Tesla slashes prices on home solar systems to spur sales

(Reuters) - Tesla Inc TSLA.O has cut prices on its residential solar systems by as much as 25 percent in a bid to lift lagging sales after the company streamlined its sales and marketing organization, a company official told Reuters on Thursday.

FILE PHOTO: Flags fly over the Tesla Inc. Gigafactory 2, which is also known as RiverBend, a joint venture with Panasonic to produce solar panels and roof tiles in Buffalo, New York, U.S., August 2, 2018. REUTERS/Brendan McDermid/File Photo

Effective on Thursday, price quotes for potential solar customers will be between $3,000 and $5,000 lower, representing savings of about 15 to 25 percent, according to Sanjay Shah, the company’s senior vice president of energy operations.

Tesla said the $3,000 to $5,000 in savings was an average and that the actual amount could be lower or higher depending on the size of the rooftop system and where a home is located.

Since Tesla’s acquisition two years ago of SolarCity, which at the time was the largest U.S. residential solar company, the company has sharply cut the vast sales organization that underpinned its rapid growth.

Last year, Tesla stopped selling solar door-to-door, and earlier this year it ended a long-standing deal to sell solar at 800 Home Depot Inc HD.N stores - a relationship that some analysts estimated brought in roughly half of Tesla's solar sales but added up to $7,000 to the cost of a residential system.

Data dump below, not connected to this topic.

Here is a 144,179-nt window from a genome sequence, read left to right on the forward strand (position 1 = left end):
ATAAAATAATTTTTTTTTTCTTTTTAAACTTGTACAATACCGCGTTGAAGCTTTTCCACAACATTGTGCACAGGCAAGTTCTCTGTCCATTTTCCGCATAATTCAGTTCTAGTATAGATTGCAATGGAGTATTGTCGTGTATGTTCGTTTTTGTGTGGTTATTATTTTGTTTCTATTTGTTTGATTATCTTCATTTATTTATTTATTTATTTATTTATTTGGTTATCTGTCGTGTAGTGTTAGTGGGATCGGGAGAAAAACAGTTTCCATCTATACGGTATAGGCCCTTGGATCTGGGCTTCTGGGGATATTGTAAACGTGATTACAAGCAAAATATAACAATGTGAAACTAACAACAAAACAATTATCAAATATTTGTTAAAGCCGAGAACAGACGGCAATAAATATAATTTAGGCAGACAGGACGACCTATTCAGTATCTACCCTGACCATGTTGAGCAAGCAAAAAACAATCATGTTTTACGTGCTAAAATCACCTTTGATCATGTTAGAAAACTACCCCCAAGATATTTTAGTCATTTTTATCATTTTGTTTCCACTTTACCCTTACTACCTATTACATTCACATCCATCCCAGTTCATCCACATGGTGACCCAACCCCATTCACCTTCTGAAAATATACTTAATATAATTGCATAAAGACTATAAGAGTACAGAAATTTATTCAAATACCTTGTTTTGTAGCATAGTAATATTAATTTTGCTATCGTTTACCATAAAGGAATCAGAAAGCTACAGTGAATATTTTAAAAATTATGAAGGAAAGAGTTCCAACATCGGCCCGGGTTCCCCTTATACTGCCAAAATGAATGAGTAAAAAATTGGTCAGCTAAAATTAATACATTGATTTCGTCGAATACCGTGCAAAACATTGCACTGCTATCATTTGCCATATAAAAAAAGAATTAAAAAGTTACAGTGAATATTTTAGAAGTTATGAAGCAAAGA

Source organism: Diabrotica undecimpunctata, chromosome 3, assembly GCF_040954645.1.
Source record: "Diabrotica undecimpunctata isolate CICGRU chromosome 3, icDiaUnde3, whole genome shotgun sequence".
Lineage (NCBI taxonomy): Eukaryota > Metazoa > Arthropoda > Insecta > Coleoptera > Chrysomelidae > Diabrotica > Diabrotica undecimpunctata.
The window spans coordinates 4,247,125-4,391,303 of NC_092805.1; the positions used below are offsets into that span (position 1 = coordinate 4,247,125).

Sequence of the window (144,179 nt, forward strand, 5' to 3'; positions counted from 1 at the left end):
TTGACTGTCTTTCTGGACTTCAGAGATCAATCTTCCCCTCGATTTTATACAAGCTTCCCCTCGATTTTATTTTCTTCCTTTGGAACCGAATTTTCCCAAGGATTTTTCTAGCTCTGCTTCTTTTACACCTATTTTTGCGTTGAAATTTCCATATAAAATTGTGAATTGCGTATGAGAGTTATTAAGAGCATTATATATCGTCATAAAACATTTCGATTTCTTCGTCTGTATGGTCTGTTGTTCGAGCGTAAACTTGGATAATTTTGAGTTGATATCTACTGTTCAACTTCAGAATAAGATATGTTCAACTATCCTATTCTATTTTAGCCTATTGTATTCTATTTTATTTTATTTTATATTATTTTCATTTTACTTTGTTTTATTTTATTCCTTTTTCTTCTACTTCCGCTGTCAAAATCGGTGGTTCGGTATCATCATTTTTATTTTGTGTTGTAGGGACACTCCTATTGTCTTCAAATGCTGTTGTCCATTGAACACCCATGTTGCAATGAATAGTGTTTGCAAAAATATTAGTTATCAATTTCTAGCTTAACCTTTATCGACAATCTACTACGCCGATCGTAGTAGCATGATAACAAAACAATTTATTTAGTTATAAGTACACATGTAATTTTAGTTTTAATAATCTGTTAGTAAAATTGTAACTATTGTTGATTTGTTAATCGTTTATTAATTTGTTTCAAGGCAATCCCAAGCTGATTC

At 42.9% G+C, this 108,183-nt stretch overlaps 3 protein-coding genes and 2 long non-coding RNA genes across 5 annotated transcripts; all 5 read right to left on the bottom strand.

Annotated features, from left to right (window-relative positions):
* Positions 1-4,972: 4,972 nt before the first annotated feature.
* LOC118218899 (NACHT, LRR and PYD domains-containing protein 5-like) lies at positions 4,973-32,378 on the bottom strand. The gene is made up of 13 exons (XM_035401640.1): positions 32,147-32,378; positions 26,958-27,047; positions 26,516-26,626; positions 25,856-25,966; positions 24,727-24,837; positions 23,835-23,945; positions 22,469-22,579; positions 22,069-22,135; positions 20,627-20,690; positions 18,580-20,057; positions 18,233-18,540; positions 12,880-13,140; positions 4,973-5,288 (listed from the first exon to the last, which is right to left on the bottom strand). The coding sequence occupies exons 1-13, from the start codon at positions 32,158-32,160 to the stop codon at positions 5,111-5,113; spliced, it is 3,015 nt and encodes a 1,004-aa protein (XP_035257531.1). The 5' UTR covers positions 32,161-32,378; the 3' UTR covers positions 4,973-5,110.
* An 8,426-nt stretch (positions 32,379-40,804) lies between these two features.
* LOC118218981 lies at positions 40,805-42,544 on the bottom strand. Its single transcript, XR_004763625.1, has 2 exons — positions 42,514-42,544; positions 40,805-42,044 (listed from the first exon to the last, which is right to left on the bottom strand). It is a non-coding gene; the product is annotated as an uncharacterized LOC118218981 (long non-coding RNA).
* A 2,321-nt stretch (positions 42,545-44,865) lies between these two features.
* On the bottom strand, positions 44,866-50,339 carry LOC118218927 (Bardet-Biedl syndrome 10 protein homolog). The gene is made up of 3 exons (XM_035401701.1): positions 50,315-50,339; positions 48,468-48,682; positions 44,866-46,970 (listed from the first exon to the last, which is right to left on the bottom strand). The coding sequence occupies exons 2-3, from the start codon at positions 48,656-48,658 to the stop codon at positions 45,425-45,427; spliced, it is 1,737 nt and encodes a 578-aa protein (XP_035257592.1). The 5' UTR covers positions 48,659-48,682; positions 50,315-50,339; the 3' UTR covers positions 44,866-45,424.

That has come alongside a big drop in installations. Tesla deployed just 93 megawatts of solar in the third quarter, down from SolarCity’s more than 200 MW a quarter in early 2016.

Shah said that with lower prices, customers will seek out Tesla at its stores and online.

“Every customer wants a greater value in terms of price,” he said. “When you do that the customer comes to you rather than you going to the customer.”

He said the price cuts should make Tesla “highly competitive” and added that the company ultimately wants to be the lowest-cost solar provider in the United States.

Solar energy systems from large installers on average are about 10 percent more expensive than those sold by smaller companies, according to a 2017 report by the National Renewable Energy Laboratory, a U.S. government research lab.

Shah said Tesla’s premium solar products are more efficient than most other panels, and should not be compared with standard systems on price.

The price cuts are made possible in part by the savings Tesla has produced from streamlining its sales operations. By selling directly through its website and roughly 100 retail stores, Tesla has been able to cut sales and marketing costs in half, Shah said.

Shah joined the company six months ago from Inc AMZN.O and has focused on making its solar supply chain more efficient, reducing sales and marketing costs, and bringing down the time it takes for rooftop systems to be installed, he said.

Tesla shares closed 1.3 percent higher at $348.44 on the Nasdaq on Thursday.

Reporting by Nichola Groom in Los Angeles; Editing by Marguerita Choy and Matthew Lewis